Over 50 years ODC has grown into a dance company, school and creative incubator. They credit their success to their entrepreneurial spirit

In Musical Drama II Sunday in the Park with George An artist presents his future art installation to a group of patrons in a museum. „It’s easy to advance art,” sings George. „Finance it is not.”

Throughout history business and art, especially when it comes to theater and dance, have struggled to coexist. But ODC (formerly Oberlin Dance Company), in San Francisco’s Mission District, is a big exception to the rule. At a time when dance companies are struggling to survive ODC continues to grow.

A professional dance company and school for 16,000 students ages 2 to 92, ODC was one of the first American contemporary dance companies to have their own building. This entrepreneurial spirit continues to drive them. Dedicated to securing space for artists in a city known for high and rising real estate prices, ODC recently purchased a third building—next to their theater.

Not only do they see the benefit of buying the space next door as a once-in-a-lifetime opportunity, but it also gives them the opportunity to secure space for artists. This is especially true in a city known for its skyscrapers and soaring real estate prices. The new building added 14,400 square feet to ODC’s space.

Founder and Artistic Director Brenda Way calls ODC „an art city.” Dedicated to creating a space that benefits everyone, in addition to the company and school, they have a theater that provides a platform for countless touring and local artists, a free health clinic for the dance community, a home base for six dance companies, and a public gathering space. Because ODC owns their own spaces, they can offer reduced rent or free space to support their partners, tenants and community artists when Covid closes the arts.

„One thing that stands out about ODC is that we’ve always kept our facilities debt-free, giving us options and opportunities that many dance companies don’t have,” Way says. „We’ve been able to serve the thousands of artists, students, residents and patrons who have been there for us in the darkest of times. We are, for many, a port in the storm.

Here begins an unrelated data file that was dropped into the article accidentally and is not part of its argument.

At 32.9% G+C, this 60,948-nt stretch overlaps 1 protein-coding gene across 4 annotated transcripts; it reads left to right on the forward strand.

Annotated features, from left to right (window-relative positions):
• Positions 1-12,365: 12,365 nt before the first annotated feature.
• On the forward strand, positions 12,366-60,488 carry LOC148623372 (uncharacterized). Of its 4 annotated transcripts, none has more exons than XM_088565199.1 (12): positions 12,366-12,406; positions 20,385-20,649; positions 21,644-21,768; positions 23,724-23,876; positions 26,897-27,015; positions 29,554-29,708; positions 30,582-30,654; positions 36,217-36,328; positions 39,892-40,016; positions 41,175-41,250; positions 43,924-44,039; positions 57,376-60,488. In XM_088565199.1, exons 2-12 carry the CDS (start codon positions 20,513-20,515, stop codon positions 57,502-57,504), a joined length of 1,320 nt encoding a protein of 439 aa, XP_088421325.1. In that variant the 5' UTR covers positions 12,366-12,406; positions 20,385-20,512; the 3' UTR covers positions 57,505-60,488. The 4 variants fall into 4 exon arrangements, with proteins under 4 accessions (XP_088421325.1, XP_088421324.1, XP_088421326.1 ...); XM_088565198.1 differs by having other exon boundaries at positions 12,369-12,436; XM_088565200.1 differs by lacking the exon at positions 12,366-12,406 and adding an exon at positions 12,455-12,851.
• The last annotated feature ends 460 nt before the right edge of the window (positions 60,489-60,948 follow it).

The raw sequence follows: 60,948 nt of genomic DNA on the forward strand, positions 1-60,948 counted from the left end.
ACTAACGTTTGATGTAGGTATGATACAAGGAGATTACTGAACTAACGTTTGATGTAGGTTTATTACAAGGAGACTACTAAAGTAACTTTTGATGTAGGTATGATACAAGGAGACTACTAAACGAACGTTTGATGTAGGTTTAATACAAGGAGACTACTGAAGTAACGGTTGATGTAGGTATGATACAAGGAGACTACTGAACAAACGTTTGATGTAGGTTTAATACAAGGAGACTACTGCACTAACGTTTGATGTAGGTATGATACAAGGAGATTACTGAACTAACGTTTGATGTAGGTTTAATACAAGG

Jeryl Brunner: Can you talk about your core beliefs about inclusion and accessibility? Why was it so important early in your history?

Way: Shaped by the women’s movement in New York City in the 1960s, I wanted my art to help redefine beauty by embracing diverse bodies, gender fluidity (which included powerful women and poetic men), and notions of talent rather than high legs and fast turns. . I started the company in 1971 at Oberlin College, which was the first co-ed college to admit women and people of color, so the mix of participants and the appetite for diversity was foundational. The work, regardless of the content of a particular piece, embodies an inclusive vision of humanity and gender relations that was unusual in those early days.

Brunner: Why is entrepreneurship so important to you and how do you marry that with your creative principles?

Way: Dance is a spatial art form. In our case owning the means of production means dominating the land we create. We have three buildings—two of which are debt-free, so we’re not subject to the ups and downs of rent and buses. This has allowed us to focus on the work of creating art and advance the field. Having the facility not only acts as a major catalyst for our own artistic production; This has made it possible to foster and support a wider artistic environment, working artists, audiences, students, writers, producers and a healthy dancer’s clinic. By borrowing to purchase the third building, ODC is investing in the future of the company and this community.

Brunner: Why was it important for your school to serve everyone from children to the elderly?

Kimi Okada, School Director and Associate Choreographer: All the wonderful things about being involved in the arts apply to people of all ages. Dance brings people together to share a unique experience of body, mind and spirit. Regardless of age, dance has challenges, accomplishments, joy, and fun. Regardless of their age or experience, our school welcomes everyone to a body positive and non-competitive environment that encourages everyone to dance. Our campus provides visibility and access to many dance forms. Especially for young people, exposure is important to the future of the art form.

Brunner: In addition to having a home for ODC’s own dance company, why is it important for ODC to provide a platform for artists from the region?

Chloë Zimberg, Creative Director, ODC Theatre: Through our theatre, ODC engages a wide range of artists to ensure the staying power and growth of our arts scene. ODC Theater presents experimental contemporary dance and movement, and invests deeply in the self-presentation of artists of all disciplines. Whether artists are emerging or established, trying out a new idea or touring their talent, we welcome them to our stages.

When we talk about ODC as a campus, we think of it as a home, a landing place. We recognize that to engage our audiences and communities in the vibrancy of dance that we see and feel on site every day, we need to provide them with cutting-edge dancers in our flagship company. A collective constellation of artists taking dance risks across the country. In doing so, we honor ODC’s collective roots as a multifaceted organization. We underscore our commitment to the health of the dance ecosystem, and our goal of creating a meaningful space for greater understanding of one another through dialogue, learning, and movement.

READ  'Aquaman 2' opens to $80 million overseas, 'Wonka' milestone

Dodaj komentarz

Twój adres e-mail nie zostanie opublikowany. Wymagane pola są oznaczone *